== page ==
A voided check is a check that has the word “VOID” written across it, which prevents anyone from filling out the check and using it to make a payment. Voided checks are rendered unusable regarding their original purpose but can still be useful for providing information, primarily the bank routing number and account number.
Purposes of a Voided Check:
- Setting Up Direct Deposit: When starting a new job, you may be asked to provide a voided check to set up direct deposit for your paycheck. The voided check gives your employer the information needed to deposit your pay directly into your bank account.
- Automatic Bill Payments: When setting up automatic monthly payments for bills like utilities or a mortgage, a company might request a voided check to process the payments automatically.
- Verifying Bank Account: Sometimes a voided check is used to verify the existence of a bank account.
- New Account Setup: Some financial services may require a voided check to set up a new account, especially when a link to a bank account is required for funding or payments.
- Preventing Fraud: If you make a mistake while writing a check, you may void it to prevent anyone from using it fraudulently.
How to Void a Check:
- Use a Pen: Take a regular pen, preferably one with permanent ink.
- Write “VOID”: Write “VOID” in large letters across the front of the check. Make sure not to cover the numbers at the bottom—the routing number and account number. These numbers are required for setting up direct deposits or other transactions.
- Record Keeping: Make a record that you voided the check and keep any stub or carbon copy if available. This ensures you have a record of the check number and the fact that it was voided.
- Notify Other Parties: If the voided check was originally written to someone else, make sure to let them know it has been voided and why.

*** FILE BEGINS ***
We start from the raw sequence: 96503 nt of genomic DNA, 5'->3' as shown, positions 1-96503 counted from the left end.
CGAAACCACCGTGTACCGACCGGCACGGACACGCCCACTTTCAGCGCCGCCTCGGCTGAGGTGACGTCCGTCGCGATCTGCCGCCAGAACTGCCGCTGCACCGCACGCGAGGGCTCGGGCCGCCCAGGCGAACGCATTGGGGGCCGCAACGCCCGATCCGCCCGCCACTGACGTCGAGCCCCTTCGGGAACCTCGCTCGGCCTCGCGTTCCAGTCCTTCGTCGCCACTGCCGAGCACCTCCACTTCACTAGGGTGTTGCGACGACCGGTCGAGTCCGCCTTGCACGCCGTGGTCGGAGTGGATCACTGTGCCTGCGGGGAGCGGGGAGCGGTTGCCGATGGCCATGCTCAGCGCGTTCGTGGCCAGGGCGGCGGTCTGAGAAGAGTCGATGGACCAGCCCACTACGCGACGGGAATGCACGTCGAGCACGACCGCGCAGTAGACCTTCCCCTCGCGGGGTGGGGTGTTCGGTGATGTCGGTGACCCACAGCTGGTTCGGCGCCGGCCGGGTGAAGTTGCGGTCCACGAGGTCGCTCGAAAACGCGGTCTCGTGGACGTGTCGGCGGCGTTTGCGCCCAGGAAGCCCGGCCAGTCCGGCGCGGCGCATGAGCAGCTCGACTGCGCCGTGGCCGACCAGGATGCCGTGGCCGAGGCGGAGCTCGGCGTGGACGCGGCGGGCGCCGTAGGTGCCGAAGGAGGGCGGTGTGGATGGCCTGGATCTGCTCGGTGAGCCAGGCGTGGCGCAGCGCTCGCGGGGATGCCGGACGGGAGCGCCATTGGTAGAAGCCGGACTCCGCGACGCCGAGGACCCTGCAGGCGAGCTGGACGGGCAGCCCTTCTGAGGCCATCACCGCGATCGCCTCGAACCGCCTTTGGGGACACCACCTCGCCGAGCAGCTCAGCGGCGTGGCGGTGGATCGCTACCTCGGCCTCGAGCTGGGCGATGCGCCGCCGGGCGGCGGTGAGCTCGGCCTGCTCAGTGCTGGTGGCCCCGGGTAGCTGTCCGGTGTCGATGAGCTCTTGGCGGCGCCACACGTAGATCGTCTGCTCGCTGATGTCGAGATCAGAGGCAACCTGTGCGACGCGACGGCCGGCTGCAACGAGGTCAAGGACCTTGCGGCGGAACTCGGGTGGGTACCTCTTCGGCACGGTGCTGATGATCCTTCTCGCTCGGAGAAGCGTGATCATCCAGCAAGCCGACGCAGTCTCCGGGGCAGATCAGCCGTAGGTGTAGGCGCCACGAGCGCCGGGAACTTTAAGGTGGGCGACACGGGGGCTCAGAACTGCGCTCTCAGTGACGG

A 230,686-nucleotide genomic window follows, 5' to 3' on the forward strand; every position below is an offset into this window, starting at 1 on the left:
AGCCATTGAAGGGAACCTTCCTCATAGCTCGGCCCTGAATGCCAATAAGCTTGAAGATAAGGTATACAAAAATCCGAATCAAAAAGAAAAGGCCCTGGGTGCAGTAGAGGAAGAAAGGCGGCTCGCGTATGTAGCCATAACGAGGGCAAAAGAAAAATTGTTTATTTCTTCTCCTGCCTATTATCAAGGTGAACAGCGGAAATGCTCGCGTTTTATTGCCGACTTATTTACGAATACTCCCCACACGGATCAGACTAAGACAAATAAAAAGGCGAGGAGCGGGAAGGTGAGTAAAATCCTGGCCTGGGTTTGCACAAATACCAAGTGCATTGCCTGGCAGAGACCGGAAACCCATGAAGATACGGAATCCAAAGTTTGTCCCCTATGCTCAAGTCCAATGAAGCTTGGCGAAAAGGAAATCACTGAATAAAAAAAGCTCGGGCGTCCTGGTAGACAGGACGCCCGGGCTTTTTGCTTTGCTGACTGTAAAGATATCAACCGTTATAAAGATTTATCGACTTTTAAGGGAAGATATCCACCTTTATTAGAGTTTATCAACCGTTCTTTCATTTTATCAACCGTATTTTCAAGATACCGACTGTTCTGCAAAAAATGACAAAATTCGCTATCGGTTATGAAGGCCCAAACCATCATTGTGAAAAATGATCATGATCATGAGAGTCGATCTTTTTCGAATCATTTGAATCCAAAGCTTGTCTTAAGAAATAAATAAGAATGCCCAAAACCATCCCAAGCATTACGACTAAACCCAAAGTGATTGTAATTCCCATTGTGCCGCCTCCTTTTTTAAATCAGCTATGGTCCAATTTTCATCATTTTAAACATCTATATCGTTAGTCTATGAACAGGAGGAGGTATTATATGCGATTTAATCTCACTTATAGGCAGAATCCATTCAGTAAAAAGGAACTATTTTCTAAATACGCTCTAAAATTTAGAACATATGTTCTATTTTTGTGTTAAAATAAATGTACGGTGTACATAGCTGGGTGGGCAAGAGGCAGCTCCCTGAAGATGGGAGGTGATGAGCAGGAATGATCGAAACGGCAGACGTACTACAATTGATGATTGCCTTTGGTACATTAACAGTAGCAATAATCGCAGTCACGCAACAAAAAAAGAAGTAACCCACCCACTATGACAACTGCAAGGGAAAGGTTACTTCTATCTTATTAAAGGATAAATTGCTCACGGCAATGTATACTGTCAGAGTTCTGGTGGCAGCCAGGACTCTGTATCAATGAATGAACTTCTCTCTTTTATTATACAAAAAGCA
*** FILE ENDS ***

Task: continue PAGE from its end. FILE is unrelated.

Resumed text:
- Secure Storage: Keep the voided check in a safe place until it’s needed or properly dispose of it if it’s not required. Some people choose to shred voided checks that are not needed for records.
- Digital Methods: In some cases, a digital image of a voided check or an online form may replace the need for a physical voided check.
Voided checks are a simple but effective tool for multiple financial processes, allowing for the secure transfer of necessary banking information without the risk of unauthorized payments.
Example of Voided Check
Let’s look at a common example involving setting up direct deposit for a new job.
Imagine you’ve just started a new job, and your employer offers you the option to receive your paycheck through direct deposit. To set this up, the HR department asks you for a voided check.
Steps You Take:
- Grab a Check: You take one blank check from your checkbook.
- Write “VOID”: Using a pen with permanent ink, you write “VOID” in large letters across the front of the check. You are careful not to write over the routing and account numbers at the bottom of the check, as these are needed for the direct deposit setup.
- Record Keeping: You make a note in your check register or financial software, indicating that you’ve voided the check. If your checkbook has duplicate slips, you keep the duplicate as a record.
- Submission: You hand over the voided check to your employer’s HR department. They use the routing number and account number printed on the check to set up your direct deposit.
- Confirmation: A few days later, HR confirms that the direct deposit setup is complete and informs you that you’ll receive your paychecks directly into your bank account from the next payment cycle.
- Safe Storage: If you had used a duplicate check or made a photocopy for your records, you store it in a safe place.
- Monitor the First Deposit: When you receive your first paycheck via direct deposit, you verify that the amount has been correctly deposited into your account.
By providing a voided check, you’ve enabled your employer to gather the necessary information for direct deposit without exposing yourself to the risks associated with an active, filled-out check. Your paycheck is now directly and securely deposited into your bank account, saving you the hassle of depositing checks manually.
This example illustrates a common use case for a voided check and outlines the steps one would typically go through in the process.